Achieving a healthy weaning transition

Penn State Extension's Cassie Yost

A gradual transition from liquid feed takes time

Are your calves experiencing a decrease in performance once they are transitioned off of milk? Perhaps you are seeing an increase in illnesses, a drop in weight gain, or your calves are just having a hard time adjusting to their new feeding system. There could be a number of different factors affecting the performance of your calves. Ensuring that your calves are achieving a healthy weaning transition is key to their nutritional success as they grow and develop. The following are some key elements of the weaning period to take into consideration if you are experiencing setbacks during this critical time.

 





 

Whether you are feeding whole milk or a milk replacer, quantity fed is going to affect your weaning transition. Once a day feeding, 2X, 3X, or ad lib feeding is going to have an impact on how soon your calves begin to consume starter grain. Research has shown that there is an inverse relationship between milk consumption and starter intake. More simply, the more milk being consumed, the less grain is being consumed. If your calves are constantly being satisfied with milk feedings, they are less likely to start to nibble at starter that is available to them. Starter grain should be available to calves by day three of life. Although most calves will not begin to eat grain at this age, it is important to make it available for consumption.

Remember that starter intake is key for rumen development. In order for calves to be able to handle the switch from a liquid diet to a more coarse diet consisting of grains, and eventually forages, their rumens need to be properly developed. In order for adequate development to occur, a calf needs to be consuming at least one half of a pound of grain for 21 – 28 days to grow a suitable level of rumen papillae. This papillae growth will aid in nutrient absorption in the rumen to be utilized by the growing calf. Without adequate development, a calf’s rumen is not equipped to handle the nutritional change that comes with weaning and will not be able to utilize the nutritional components of their new diet. There are numerous kinds of starter feeds available for calves. Regardless of the type, a calf starter should never be dry, dusty, or moldy. A good quality starter will be palatable, smell and taste appealing to the calf, and should always be fresh and readily available to encourage intake.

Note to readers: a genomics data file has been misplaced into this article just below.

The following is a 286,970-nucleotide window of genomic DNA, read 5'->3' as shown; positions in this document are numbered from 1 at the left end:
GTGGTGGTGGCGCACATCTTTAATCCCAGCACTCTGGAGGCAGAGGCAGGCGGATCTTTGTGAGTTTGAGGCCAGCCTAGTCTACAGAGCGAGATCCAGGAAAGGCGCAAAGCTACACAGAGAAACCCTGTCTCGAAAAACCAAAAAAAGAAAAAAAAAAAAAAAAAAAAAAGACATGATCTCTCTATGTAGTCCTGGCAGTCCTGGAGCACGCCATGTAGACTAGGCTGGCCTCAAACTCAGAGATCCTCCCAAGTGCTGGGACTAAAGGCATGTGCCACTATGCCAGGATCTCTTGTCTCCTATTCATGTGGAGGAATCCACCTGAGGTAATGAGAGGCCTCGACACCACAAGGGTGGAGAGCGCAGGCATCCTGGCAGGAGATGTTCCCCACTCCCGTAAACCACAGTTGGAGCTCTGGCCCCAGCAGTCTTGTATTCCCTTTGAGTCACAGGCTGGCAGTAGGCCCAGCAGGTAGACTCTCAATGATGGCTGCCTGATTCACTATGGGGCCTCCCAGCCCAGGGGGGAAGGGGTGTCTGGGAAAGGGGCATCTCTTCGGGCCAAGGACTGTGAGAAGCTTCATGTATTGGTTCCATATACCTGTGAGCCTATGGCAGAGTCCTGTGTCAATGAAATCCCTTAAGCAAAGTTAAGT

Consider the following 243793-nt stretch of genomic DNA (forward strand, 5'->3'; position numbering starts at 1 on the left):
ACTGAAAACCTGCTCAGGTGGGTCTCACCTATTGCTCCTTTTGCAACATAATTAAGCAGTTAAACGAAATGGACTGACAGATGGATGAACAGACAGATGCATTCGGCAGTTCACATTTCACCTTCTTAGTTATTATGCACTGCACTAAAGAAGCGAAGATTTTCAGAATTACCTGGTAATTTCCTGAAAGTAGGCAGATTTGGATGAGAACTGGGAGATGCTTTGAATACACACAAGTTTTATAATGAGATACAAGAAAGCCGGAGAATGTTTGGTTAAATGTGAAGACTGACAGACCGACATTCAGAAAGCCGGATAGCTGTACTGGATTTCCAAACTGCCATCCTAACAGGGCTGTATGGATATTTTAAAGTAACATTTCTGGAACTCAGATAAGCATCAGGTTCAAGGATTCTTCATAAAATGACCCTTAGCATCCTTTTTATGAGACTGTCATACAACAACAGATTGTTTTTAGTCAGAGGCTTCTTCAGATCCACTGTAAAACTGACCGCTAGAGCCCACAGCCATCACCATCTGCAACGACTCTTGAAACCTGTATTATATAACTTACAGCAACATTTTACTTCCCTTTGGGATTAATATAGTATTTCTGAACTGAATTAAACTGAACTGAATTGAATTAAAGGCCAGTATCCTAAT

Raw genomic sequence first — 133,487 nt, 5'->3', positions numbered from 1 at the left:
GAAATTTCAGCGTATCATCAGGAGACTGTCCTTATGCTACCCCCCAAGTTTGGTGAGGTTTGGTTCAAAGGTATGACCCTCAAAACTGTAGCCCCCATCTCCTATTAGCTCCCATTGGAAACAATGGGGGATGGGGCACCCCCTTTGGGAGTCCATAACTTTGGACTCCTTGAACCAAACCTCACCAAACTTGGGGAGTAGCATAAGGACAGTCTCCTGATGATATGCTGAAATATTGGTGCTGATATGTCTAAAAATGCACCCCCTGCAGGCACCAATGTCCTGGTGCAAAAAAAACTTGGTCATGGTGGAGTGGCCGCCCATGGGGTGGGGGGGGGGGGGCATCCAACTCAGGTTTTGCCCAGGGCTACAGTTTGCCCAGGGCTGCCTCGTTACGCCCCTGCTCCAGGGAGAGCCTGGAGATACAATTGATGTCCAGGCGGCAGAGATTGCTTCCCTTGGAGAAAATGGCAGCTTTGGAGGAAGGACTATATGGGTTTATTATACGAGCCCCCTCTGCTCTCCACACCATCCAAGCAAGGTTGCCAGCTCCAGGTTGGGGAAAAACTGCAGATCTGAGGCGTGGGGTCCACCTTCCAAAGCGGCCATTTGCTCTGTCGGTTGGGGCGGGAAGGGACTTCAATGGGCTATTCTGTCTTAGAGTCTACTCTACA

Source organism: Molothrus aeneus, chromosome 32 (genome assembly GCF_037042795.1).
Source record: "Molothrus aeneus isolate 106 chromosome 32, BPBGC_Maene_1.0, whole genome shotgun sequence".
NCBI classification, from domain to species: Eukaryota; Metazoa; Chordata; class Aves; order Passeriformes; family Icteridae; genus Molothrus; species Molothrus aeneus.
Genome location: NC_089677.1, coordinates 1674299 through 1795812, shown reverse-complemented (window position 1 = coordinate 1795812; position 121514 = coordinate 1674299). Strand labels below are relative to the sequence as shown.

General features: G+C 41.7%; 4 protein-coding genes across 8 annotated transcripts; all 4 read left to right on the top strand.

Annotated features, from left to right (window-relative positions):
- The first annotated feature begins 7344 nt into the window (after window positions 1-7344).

A gradual transition from liquid feed takes time. Many farms are limited for space for growing calves and depending on the time of year and influx of calves, some calves may be moved out of their hutches sooner than anticipated. Although this is a common problem for many farms, it is important to give that transitioning calf adequate time to ensure she is ready for her big move. According to the USDA, in 2014 31.1% of farms were weaning their calves at nine weeks of age or later. This number has grown from the 2007 data that showed only 25.6% were weaning at nine weeks or later. In 2014, 18% were weaning at six weeks and 9.2% weaned their calves at seven weeks. There were also a total of 7.5% weaning at five weeks or less. So as you can see, there is still a great variability in weaning times across the country. While management practices, farm size, and labor availability may be some of the factors affecting weaning age, it is important to

remember that the actual transition time to wean a calf off of milk should be a gradual process where calves are cut back on the amount of milk they receive each day. The most common example would be with farms feeding milk two times a day who cut back to one feeding for a full week before stopping milk feeding all together. Whatever your feeding program, it is important to decrease the amount of milk being fed so calves can learn to fill this new void with the starter grain that is available. If space is a limiting factor on your farm, consider decreasing your age of weaning and offering this period of decreased milk availability sooner to see how the calves respond. Earlier weaning times mean more money saved, especially when feeding a milk replacer.

Another important recommendation is to allow calves time following weaning to remain in their same environment for at least a week for close monitoring. During this time, pay attention to grain intake and overall health of the calf. If calves are eating at least two pounds of grain a day once weaned, they should handle their next transition well. When the decision is made to move calves into a new environment, be sure to limit the amount of stressors during this time. Do not

make an environment change, a timed vaccination, and a nutritional change all at once. Try to space out the stressors for the calf. If you are grouping calves together, make the environmental change but continue to offer the same diet while the calves become acclimated to their environment and their pen mates. Once a few days have passed, then make the change to their diet. Time vaccinations when calves are least stressed to allow for the vaccination to work properly.

Remember through the entire weaning process, a stressed calf can turn into a sick calf very quickly. A stressed calf with an underdeveloped rumen can lead to disasters in your weaning groups. Limiting stress and allowing that calf to slowly adjust to changes can be the difference in the success of your weaning program. If you are experiencing problems with your transition calves or have other questions about your feeding program, please contact me, Cassie Yost at clm275@psu.edu or call 717-263-9226 to discuss ways we can improve the health of your calves.

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